The Sierra’s Crown Jewels

The Sierra's Crown Jewels

August 2, 2019

Look out over the north shore of glistening Lake Tahoe this August and you’ll undoubtedly squint. The vast body of crystal mountain water shines, as do the nearby snow-topped Sierra Mountains. And then there’s the impressive glare generated by sunlight reflecting off the 20 or so coats of varnish applied to many of the dozens of pristine and fabulously expensive, show-ready, wood speedboats. The boats you see are here are at the end of their annual migration to the Lake Tahoe Concours d’Elegance, a highly contested competition, now in its 42nd year, that features some of the world’s finest and most beautifully preserved waterborne craft. While judges begin their duties on the preceding Thursday, the show is open to the public all day on Friday and Saturday, August 8 and 9. Walking the docks, as well as chatting with these prized boats’ restorers and owners, instantly transports a viewer back to an earlier era where vessels were as prized for their meticulous details and handcrafted workmanship as their size and speed.

San Franciscans reverently speak of the lake and its surroundings simply as Tahoe, and the term has been in the Bay Area vernacular for over a half-century. Lake Tahoe, which lies approximately 200 miles northeast of San Francisco (or about an hour’s drive from the RenoTahoe International Airport), straddles the California-Nevada border and is the second-deepest lake in the United States with an average depth of 1,000 feet. At 22 miles long by 12 miles wide, the lake is also vast, and it sits amid many small towns and communities as well as 72 miles of shoreline.

Native Americans were early Tahoe inhabitants, and by the beginning of the 20th century mining and railway industries brought more attention and people to the pristine, high-elevation (6,200 feet) waters. Many of the first Tahoe enthusiasts to build vacation homes on the lakeshore among the granite boulders and evergreens were the Bay Area’s elite and very wealthy. They also brought boats, including the wood speedboats that enjoyed a heyday from the 1930s to the 1950s. At the time the boats were costly— they could be as expensive as a house—and would ultimately become toys for silverscreen celebrities such as Elizabeth Taylor and Brigitte Bardot. Helping fuel the boom; Tahoe’s dry alpine air proved hospitable to the wood boats, which in more humid conditions were susceptible to rotting. Time ticked by, Squaw Valley’s Winter Olympics in 1960 came and went, and fiberglass emerged as a superior material for making speedboat hulls. Then in the summer of 1972, a dozen or so owners of wood boats along the lake brought their old rigs together for drinks and a casual gathering along the shores of Homewood, a west Tahoe community.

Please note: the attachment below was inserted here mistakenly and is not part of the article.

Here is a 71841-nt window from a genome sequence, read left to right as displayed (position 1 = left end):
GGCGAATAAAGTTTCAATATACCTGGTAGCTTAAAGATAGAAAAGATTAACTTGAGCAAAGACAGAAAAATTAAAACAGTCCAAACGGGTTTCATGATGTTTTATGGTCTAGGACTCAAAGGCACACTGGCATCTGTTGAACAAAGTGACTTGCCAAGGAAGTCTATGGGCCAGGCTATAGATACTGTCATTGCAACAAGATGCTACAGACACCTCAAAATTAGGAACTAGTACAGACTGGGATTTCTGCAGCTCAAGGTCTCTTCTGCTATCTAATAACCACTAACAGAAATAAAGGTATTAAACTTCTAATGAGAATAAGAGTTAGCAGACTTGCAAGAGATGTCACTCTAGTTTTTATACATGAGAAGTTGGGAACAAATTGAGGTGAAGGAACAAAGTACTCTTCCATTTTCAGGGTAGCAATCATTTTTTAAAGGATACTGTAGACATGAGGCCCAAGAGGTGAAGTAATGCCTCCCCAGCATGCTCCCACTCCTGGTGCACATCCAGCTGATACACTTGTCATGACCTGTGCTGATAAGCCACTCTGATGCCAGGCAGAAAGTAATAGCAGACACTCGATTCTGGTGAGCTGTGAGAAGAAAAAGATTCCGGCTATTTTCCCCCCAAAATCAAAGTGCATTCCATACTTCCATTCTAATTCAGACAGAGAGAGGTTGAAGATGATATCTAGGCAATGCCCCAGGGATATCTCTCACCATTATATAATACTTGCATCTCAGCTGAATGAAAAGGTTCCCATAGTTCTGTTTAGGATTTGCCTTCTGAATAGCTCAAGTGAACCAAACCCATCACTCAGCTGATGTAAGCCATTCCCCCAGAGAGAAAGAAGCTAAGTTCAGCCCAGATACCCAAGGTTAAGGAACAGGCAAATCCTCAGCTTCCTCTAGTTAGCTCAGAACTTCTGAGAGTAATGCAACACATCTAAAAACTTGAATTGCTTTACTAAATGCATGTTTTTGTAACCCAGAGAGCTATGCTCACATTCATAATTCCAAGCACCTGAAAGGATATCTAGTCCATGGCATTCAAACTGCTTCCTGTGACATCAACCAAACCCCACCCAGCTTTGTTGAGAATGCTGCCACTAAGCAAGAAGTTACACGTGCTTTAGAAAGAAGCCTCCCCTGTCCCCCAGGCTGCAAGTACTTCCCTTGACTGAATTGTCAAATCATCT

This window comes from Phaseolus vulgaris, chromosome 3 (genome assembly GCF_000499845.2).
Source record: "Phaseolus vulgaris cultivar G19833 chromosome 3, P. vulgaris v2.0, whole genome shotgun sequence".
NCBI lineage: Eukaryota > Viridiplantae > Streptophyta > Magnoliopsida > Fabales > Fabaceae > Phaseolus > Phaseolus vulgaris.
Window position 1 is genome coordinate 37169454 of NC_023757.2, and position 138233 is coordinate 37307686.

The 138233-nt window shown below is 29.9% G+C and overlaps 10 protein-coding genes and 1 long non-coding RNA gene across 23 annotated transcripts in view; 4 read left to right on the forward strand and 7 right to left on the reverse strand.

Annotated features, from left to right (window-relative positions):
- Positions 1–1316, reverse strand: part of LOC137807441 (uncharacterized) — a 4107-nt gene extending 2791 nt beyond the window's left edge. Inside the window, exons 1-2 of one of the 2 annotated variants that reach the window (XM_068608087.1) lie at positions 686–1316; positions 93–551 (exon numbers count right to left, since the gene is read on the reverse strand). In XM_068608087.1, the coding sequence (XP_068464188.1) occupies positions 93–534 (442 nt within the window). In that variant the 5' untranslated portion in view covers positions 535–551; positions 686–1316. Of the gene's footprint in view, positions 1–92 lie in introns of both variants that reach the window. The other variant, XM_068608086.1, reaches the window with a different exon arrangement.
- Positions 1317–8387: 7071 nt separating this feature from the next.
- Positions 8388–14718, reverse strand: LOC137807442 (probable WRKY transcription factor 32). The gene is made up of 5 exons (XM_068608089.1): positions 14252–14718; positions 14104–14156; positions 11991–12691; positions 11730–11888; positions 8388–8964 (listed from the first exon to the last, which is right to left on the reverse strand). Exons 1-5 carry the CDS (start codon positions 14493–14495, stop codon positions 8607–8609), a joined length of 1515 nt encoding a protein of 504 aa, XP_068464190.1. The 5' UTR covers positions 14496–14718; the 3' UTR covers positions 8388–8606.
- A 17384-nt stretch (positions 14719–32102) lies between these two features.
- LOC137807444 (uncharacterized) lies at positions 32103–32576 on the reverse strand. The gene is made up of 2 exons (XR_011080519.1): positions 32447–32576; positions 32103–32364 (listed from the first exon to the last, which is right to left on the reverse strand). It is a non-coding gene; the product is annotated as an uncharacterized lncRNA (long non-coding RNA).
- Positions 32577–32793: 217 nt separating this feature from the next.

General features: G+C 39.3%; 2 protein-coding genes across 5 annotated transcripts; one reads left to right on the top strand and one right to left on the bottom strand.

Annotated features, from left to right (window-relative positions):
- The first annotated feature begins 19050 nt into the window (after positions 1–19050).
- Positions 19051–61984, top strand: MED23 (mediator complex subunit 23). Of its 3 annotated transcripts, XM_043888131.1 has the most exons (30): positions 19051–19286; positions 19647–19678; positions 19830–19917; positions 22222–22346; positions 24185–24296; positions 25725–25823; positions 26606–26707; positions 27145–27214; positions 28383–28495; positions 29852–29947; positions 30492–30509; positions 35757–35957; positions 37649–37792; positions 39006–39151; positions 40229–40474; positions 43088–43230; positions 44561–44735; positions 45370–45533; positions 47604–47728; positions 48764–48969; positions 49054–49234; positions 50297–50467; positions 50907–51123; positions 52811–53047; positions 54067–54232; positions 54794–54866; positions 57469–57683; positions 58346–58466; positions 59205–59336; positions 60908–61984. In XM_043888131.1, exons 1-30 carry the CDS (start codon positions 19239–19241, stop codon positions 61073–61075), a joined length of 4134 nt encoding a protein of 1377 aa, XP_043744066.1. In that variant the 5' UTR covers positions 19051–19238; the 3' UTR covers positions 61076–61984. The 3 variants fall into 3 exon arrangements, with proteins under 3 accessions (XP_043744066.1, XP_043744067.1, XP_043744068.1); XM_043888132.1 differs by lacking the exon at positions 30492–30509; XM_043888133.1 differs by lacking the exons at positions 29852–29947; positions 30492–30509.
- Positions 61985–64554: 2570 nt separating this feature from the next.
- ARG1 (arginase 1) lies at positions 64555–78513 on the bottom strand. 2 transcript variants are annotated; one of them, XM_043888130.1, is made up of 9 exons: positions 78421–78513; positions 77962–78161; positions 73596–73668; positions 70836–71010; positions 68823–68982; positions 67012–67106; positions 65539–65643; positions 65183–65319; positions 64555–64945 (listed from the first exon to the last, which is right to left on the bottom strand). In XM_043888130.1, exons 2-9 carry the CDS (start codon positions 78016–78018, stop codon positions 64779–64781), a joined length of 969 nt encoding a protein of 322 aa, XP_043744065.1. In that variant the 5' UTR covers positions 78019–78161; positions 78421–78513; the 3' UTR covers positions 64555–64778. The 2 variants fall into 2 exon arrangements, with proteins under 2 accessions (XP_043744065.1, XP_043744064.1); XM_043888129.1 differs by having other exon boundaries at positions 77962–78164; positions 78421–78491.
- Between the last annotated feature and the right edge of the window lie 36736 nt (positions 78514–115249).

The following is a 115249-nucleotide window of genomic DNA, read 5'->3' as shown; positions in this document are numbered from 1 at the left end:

Since then, the meeting place, the scope of the meeting and the Tahoe area have all changed. Now called the Lake Tahoe Concours d’Elegance, the threeday affair is yet one more compelling attraction in a summer playground that nowadays tempts visitors with worldclass mountain biking, lake-view golf courses and spa treatments at the RitzCarlton. The Concours is currently held at Homewood’s Obexer’s Boat Company, which coincidentally became Tahoe’s first wood-boat dealership back in 1928. The Tahoe Yacht Club Foundation, the nonprofit organization that hosts the Concours, saw about 60 boats entered last year and expects roughly 50 entries this year. In 2013, approximately 5,000 people gladly paid $25 to $35 each to enjoy intimate looks at the exotic collection of polished wood and gleaming chrome. “We had entries that came from as far east as Florida and as far north as Seattle,” says Tahoe Yacht Club Foundation president Dave Olson. “The Tahoe show is known as shutterstock one of the most prestigious of all.”

Floating Artifacts

Spend an afternoon or two at the wood-boat show and your eyes will encounter beauty that’s as seamless as the massive lake. The Tahoe show stands apart from the dozens of other woodboat shows held annually across the country because much of the watercraft you’ll encounter are a step far beyond what are called “user boats,” or boats that may be well-loved but are also regularly used. Many of the Concours boats, courtesy of careful restoration and/or preservation, are really pristine objets d’art and are judged appropriately. Boats don’t necessarily win awards at Tahoe when they’re better than the competition. They win for having been preserved at—or more likely returned to—showroom condition, even if those boats haven’t seen a showroom for a century. Walk down to the dock during the show and the first thing you’ll notice is the deep, rich wood used on the boats’ decks and hulls. You won’t find prettier wood on a Steinway. Whether it’s Spanish cedar, Honduran mahogany or timber from the Philippines, the vessels’ wood skins glisten under layers of marine varnish. The silhouettes are equally diverse and fetching. Some boat transoms are squared off , while others are rounded or shaped like torpedoes. There are many types of boats on display, from lakers, launches and runabouts to commuters. The boats can come with one, two and even three “cockpits,” or compartments with seats. Entries run as small as 16 feet and well over 30. Spotless chrome and brass hardware and trim shine brilliant against the deep blue sky. The engines gleam, as well. In fact, it’s really the unseen and seemingly prosaic mechanicals inside the motors that command the most attention and respect from the Concours connoisseurs and judges.